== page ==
As they grow, they will be able to grasp more involved concepts. Starting out with these simple lessons when they are young will make that process much easier and will create a foundation for their finance and budgeting knowledge.

Diversify: Explore the Wide Range of Financial Skills Out There

It’s common to think financial skills consist of being able to create a personal budget. However, an entire array of financial skills and learning areas exist. You don’t need to feel responsible for making all of your children into CPA’s. 

However, if any of your children show particular interest or aptitude for numbers and financial concepts, don’t be afraid to encourage them to explore more of the field. Just like any other natural intelligence, some children will easily take to mathematical concepts and financial frameworks. With a little encouragement and enthusiasm, you can help them explore the wider world of finance.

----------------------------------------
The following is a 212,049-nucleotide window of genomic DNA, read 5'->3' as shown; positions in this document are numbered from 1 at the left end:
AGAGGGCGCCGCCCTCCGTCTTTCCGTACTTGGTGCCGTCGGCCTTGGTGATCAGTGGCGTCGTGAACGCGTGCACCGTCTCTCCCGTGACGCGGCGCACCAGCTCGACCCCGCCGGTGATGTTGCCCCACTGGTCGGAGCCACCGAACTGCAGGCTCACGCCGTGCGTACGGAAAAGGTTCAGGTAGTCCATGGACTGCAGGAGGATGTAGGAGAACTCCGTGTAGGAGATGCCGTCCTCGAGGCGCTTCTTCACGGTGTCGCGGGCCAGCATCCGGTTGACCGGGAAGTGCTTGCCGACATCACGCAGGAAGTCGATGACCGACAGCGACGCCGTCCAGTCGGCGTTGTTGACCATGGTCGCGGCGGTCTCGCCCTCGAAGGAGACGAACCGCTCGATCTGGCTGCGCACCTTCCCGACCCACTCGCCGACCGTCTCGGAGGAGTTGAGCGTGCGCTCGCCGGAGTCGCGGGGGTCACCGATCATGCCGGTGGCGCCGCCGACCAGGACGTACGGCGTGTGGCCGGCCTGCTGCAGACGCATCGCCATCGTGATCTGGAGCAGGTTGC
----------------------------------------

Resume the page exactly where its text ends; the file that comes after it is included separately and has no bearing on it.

Make It Fun: Self-Directed Learning

Finance and budgeting concepts can sometimes be more appealing to your children when you turn it into a sandbox rather than an assignment. Sometimes all children need is a direction and the invitation to explore and create. 

Do your kids want to make some extra spending money? Help them come up with some version of a lemonade stand entrepreneurial experiment and support their efforts to make it happen. 

Did they seem interested when you showed them your family budget yesterday? Break out the paper and markers and help them create their own. Encourage imagination. 

Planning a family vacation? Let the kids help you research and plan the trip. 

Creating fun environments can help them take the introductory concepts you’ve taught them and expand them into fun activities you might never have thought up.